From: "Scott" <sgeibel@...>
        To: <ujeni@yahoogroups.com>
        Sent: Monday, September 02, 2002 8:23 PM
        Subject: [ujeni] Malawi visit


        > Hi all- got back from Malawi yesterday. I feel extremely lucky to have
        > had the opportunity to go back again, and even luckier to have lived in
        > a small town where I can re-connect with so many old friends. I'll start
        > with the small details that perhaps only a few of us might appreciate:
        >
        > I exchanged at 78 MK to the $US.
        >
        > Minimum market price for minerals: MK 16.
        >
        > Fanta has 2 new flavors: grape & pineapple!
        >
        > Diet Coke is now available across the country.
        >
        > I hadn't had a Coca-pina or a Cherry-plum in a while.
        >
        > Mzuzu:
        > Police road blocks on all the main roads in and out of town.
        > Peace Corps now has a volunteer house in Mzuzu.
        > CCAP Guest House rates: now "remodeled" into 3 options. Self
        > contained-MK 750. 2 bed rooms-450. Dorm style/hostel-250.
        > The Portuguese guy who owned the Tropicana is dead.
        > Almost all the dogs we saw in Mzuzu were on leashes.
        > Mzuzu University & Mzuzu Central Hospital both up and running. Located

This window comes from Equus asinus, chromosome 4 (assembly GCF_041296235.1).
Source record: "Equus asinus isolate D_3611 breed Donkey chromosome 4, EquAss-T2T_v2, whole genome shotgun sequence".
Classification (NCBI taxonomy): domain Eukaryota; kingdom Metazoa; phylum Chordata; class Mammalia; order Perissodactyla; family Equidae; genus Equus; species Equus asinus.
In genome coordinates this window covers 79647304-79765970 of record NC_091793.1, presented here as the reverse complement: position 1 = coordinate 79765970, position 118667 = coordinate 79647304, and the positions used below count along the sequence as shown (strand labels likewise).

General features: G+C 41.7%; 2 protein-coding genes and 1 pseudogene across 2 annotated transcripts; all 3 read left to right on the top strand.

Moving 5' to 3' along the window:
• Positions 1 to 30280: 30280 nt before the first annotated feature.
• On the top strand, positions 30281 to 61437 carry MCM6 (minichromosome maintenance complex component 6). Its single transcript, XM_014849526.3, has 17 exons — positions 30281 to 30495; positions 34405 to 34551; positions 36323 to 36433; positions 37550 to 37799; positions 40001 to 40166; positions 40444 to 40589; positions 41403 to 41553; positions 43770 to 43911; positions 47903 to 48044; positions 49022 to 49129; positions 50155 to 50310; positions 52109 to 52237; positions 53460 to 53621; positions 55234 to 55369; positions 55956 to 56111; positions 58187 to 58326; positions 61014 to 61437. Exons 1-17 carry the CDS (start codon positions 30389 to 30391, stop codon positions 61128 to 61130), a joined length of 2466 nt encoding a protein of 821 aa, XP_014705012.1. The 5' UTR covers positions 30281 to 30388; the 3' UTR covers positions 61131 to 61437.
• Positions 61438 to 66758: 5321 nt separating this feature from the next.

> on the road past the airport heading towards Kaka Hotel.
        > Due to decentralization, most "regional" government offices are defunct
        > (no more RHO!).
        > The hamburgers at Burger King are great, in my opinion.
        > Road from Chiweta to Karonga almost fully tarred and completed-nice, but
        > about 5 years too late.
        >
        > Lilongwe:
        > It has been a while now since pc has had it's own volunteer house in
        > Lilongwe. But to many of us, the Ivy was our place in Lilongwe.
        > It is greatly expanded now, and even has a pool and bar. It is now
        > called ''Korean Garden Lodge." Check out their website at www.kglodge.net
        > All the Protea hotels seem to have been sold to Le Meridean.
        > I'm told they still have Wednesday night burgers and volleyball at the
        > Shack-but apparently now dominated by expat teens.
        >
        > Regarding the hunger situation:
        > I can only really speak of what I saw in Northern Malawi, particularly
        > the Chitipa/Karonga region. For the most part, it seems that people